Our first stop of the day was the Paspaley machine shop where all boats (not to be confused with the ships) and farming equipment were built and maintained. Here I discovered the world's most boring job – knot tightening. Imagine sitting in front of a machine, cinching knots all day, every day...
From the machine shop we made our way to a pearling exhibition where we toured a museum-like facility which chronicled the history or pearling in Australia with videos and exhibitions.
After finishing a long lunch we headed for the Paspaley showroom of Darwin, which is located beneath (on street level) the sorting room. It is home to some of Paspaley's finest pieces, including their signature 2006/2007 Dolce collection. An ensemble of extravagance, featuring diamonds, sapphires, white gold, and of course, Australian South Sea pearls.
A piece from the Dolce collection
The showroom was a mix of awes as champagne flowed and nearly every lady in the group tried on every strand on display.
The sorting room was the highlight and culmination of the day. Here pearls are graded, sorted, and polished. Interesting thing about the polishing, however, it was referred to as a “washing”. I called it polishing but was corrected by our escort who said, “No, not polishing, washing.” So I guess she must have meant that the pearls were washed in Japanese tumble-polishers with walnut shell, the most common polishing compound for pearls.
Walnut shell polishers
The sorting room was abuzz with activity as pearls were being sorted for auction by Paspaley's Japanese partners. They were being separated into auction lots which were sure to solicit bids at September's auction in Hong Kong.
Separating pearls into lots for auction
While in the sorting room we were treated to a viewing of a few of Paspaley's private collection of gems. The centerpiece of the collection was the famous Paspaley pearl. A 20.4 mm pearl that is perfect in every grading respect. Perfect round with intense luster and overtone. Nicholas Paspaley was actually on the pearling ship the day the pearl was harvested. We took turns holding it and examining it from each identical angle.
The Paspaley Pearl
Michael Bracher showed up near the end of the tour. Michael is the manager of pearl distribution for the Paspaley Pearls Group, and the nephew of Nicholas Paspaley. We had met about 2 years ago in Hong Kong. I was able to sneak away from the group to catch up with him for a while.
He had a few questions about our business, and mentioned seeing a recent article on our akoya farming venture. He congratulated me and then I told him about last month's devastating typhoon, and the effects it had on the operation.
Michael talked a bit about pearl treatments, and how Paspaley was preparing to launch a campaign on treatment disclosures. GIA could now test for any and all treatments, and consumers should have a right to know. He intimated that anything coming out of Japan today had been subjected to treatments of some kind, and these pearls should not be as valuable as pearls completely in their natural luster state.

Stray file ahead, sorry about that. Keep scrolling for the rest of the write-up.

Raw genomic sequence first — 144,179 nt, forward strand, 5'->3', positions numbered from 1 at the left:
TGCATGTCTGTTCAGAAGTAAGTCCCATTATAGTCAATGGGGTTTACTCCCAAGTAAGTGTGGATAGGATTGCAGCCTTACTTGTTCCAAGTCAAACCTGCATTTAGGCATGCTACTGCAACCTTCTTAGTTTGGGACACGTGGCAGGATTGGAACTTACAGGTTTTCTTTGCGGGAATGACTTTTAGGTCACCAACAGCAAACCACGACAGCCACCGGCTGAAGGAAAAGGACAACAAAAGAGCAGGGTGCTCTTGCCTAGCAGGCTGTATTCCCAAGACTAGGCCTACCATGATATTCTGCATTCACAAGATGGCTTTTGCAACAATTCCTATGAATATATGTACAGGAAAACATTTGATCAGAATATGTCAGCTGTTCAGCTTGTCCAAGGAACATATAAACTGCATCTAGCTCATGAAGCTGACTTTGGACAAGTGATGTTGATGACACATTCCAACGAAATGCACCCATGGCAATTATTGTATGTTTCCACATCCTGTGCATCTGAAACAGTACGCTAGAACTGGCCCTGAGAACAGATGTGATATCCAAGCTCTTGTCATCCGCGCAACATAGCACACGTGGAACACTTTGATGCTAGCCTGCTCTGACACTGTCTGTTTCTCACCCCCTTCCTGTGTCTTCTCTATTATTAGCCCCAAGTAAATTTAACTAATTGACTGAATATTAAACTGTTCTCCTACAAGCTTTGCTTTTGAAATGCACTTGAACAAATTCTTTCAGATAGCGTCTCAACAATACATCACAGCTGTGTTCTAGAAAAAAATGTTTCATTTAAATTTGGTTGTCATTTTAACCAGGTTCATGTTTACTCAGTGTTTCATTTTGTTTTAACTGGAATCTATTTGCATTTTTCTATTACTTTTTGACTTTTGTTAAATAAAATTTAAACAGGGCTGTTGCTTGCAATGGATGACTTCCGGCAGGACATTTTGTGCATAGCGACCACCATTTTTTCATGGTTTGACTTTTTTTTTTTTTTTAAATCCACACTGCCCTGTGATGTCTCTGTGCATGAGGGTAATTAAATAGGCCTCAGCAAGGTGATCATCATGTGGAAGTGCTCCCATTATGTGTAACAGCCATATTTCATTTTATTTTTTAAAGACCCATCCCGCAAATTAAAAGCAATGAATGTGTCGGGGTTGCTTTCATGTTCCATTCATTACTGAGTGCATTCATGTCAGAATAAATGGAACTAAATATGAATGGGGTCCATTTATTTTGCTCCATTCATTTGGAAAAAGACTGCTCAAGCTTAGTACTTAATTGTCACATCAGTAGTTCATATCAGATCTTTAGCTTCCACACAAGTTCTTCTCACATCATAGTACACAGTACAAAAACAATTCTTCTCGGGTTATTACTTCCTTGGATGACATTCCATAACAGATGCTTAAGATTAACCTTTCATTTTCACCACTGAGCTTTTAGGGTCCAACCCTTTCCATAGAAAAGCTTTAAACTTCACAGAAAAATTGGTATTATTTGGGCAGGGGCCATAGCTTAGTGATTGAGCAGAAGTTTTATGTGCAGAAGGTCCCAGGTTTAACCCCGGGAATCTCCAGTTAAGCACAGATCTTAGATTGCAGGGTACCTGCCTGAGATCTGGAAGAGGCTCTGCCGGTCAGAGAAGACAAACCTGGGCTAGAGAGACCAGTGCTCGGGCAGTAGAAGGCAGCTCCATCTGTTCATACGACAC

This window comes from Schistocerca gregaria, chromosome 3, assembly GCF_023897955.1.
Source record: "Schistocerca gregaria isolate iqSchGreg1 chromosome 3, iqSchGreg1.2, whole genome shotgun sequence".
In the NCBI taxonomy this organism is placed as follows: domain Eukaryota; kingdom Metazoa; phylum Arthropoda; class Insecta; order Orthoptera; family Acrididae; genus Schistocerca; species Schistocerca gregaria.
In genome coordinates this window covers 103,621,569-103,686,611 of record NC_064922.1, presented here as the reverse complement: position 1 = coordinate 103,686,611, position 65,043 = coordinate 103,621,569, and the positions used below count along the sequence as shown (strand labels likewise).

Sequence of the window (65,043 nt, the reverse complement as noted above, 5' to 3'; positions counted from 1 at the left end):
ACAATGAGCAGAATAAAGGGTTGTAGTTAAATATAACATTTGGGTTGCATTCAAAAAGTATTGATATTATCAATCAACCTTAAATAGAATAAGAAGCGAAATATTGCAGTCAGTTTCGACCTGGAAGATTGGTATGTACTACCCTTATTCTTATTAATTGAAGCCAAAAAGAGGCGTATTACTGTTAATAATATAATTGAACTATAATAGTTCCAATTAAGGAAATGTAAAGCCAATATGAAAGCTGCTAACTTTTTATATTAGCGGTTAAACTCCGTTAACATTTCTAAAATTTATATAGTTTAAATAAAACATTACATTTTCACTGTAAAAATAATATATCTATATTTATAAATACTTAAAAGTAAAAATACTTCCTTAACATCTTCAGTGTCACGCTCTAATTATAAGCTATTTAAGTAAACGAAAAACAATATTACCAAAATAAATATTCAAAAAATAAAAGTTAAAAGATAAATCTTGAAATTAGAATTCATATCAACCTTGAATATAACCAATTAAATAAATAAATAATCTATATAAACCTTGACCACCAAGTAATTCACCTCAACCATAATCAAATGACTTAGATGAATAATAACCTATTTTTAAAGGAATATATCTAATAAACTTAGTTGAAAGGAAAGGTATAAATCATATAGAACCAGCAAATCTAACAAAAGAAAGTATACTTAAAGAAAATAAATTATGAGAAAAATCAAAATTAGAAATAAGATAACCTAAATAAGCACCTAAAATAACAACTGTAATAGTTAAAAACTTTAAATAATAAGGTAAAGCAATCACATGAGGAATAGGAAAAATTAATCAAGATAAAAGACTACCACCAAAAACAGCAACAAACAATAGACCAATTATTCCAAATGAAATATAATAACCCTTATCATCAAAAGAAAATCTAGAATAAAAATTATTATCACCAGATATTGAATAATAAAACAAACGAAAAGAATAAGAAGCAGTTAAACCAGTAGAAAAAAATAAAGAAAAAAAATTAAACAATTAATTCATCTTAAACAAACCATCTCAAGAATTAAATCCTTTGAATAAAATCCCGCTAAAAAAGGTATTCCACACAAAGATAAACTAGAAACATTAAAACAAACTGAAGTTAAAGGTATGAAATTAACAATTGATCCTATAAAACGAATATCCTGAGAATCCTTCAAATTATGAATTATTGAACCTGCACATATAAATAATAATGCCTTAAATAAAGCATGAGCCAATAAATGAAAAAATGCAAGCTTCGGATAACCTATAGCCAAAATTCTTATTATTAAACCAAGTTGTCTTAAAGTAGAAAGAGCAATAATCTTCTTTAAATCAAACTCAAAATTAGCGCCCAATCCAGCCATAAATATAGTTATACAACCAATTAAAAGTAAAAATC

As this was the last stop of the day, we made our way back to the hotel. Several of the group went out, but pickup was a 6:45 am to go to Kuri Bay, and this is what I had been waiting two weeks to see. So I turned in at 10.
At 6:45 am we left the hotel for a small airport where “Pearl Air International” was waiting with a seaplane to transport us to Kuri Bay.
The 2 ½ hour flight covered some of the world's most rugged terrain – the real outback. It stretched as far as the eye could see, and only disappeared over water – beautiful iridescent blue water that looked so inviting from our altitude of 9,500 feet.
Arriving in Kuri Bay we had an up-close view of this water and learned that it was not as inviting as it seemed. Sharks, stingers, poisonous sea snakes, and saltwater crocodiles were prevalent. Nobody swims in Kuri Bay, and the people there are full of disaster stories. Apparently nearly everything in the water can kill you. This may be an exaggeration, but swimming is certainly not recommended.
Paspaley II from the air
The seaplane was met by a small boat which took us to one of the operation ships, the Paspaley III, where we immediately opened a few shells, found pearls, and ate the pearl meat (adductor muscle) raw on the deck.
The Paspaley III is a model of efficiency with the entire operation running like clockwork and pin-point precision. The shells are brought in via the bottom level of the ship where they are coerced and held open, and packed into trays. These trays are then sent up to the grafting floor by a customized elevator system, where they are kept under a steady stream of water awaiting their turn on the grafting table.
Today all shells coming in had already been seeded, and the grafting operation consisted of removing a the new pearl, and inserting a new bead into the existing pearl sac – if the shell was deemed healthy enough, and if the first pearl was considered fine enough. In second grafting, a piece of mantle tissue is not inserted into to gonad, so we did not get to see tissue selection.